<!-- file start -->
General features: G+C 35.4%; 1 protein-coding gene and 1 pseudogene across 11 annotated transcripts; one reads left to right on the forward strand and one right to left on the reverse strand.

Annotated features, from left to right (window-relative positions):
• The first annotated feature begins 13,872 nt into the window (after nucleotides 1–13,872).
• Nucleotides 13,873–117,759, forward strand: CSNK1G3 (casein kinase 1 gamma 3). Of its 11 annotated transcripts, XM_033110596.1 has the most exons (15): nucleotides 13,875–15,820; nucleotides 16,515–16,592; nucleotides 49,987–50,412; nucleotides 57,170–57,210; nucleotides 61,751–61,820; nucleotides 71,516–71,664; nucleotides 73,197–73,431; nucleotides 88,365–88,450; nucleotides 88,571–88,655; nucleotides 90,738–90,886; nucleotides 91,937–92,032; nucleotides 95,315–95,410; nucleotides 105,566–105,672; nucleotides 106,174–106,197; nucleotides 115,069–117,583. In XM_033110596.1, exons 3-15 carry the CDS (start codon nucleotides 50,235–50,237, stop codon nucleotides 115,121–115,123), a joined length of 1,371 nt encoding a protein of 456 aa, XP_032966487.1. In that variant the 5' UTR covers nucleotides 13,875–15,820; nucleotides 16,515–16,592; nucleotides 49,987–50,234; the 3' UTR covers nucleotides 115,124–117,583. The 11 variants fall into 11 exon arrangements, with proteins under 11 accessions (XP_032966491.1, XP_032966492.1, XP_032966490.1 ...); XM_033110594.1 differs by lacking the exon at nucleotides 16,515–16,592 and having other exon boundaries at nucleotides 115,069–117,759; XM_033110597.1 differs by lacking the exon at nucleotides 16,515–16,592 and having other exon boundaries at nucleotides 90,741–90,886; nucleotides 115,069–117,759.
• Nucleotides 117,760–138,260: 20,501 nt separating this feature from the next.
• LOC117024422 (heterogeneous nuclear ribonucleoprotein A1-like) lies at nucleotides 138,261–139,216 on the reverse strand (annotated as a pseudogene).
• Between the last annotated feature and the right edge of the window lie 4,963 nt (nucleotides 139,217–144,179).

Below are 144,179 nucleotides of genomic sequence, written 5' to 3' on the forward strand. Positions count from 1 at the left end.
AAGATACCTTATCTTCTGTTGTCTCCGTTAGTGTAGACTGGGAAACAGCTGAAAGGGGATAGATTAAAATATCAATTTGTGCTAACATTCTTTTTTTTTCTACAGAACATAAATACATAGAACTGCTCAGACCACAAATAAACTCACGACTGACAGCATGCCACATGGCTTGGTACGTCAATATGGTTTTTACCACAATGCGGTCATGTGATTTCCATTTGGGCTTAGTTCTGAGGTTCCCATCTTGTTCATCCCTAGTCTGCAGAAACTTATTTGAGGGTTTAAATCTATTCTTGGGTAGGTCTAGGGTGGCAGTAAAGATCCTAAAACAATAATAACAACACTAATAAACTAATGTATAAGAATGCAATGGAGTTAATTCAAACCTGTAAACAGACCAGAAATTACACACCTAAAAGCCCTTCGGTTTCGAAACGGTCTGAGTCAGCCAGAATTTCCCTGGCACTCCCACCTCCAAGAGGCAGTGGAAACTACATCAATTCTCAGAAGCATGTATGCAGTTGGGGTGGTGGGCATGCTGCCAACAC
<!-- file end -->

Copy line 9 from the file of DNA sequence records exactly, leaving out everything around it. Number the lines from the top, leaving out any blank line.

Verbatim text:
AAGATACCTTATCTTCTGTTGTCTCCGTTAGTGTAGACTGGGAAACAGCTGAAAGGGGATAGATTAAAATATCAATTTGTGCTAACATTCTTTTTTTTTCTACAGAACATAAATACATAGAACTGCTCAGACCACAAATAAACTCACGACTGACAGCATGCCACATGGCTTGGTACGTCAATATGGTTTTTACCACAATGCGGTCATGTGATTTCCATTTGGGCTTAGTTCTGAGGTTCCCATCTTGTTCATCCCTAGTCTGCAGAAACTTATTTGAGGGTTTAAATCTATTCTTGGGTAGGTCTAGGGTGGCAGTAAAGATCCTAAAACAATAATAACAACACTAATAAACTAATGTATAAGAATGCAATGGAGTTAATTCAAACCTGTAAACAGACCAGAAATTACACACCTAAAAGCCCTTCGGTTTCGAAACGGTCTGAGTCAGCCAGAATTTCCCTGGCACTCCCACCTCCAAGAGGCAGTGGAAACTACATCAATTCTCAGAAGCATGTATGCAGTTGGGGTGGTGGGCATGCTGCCAACAC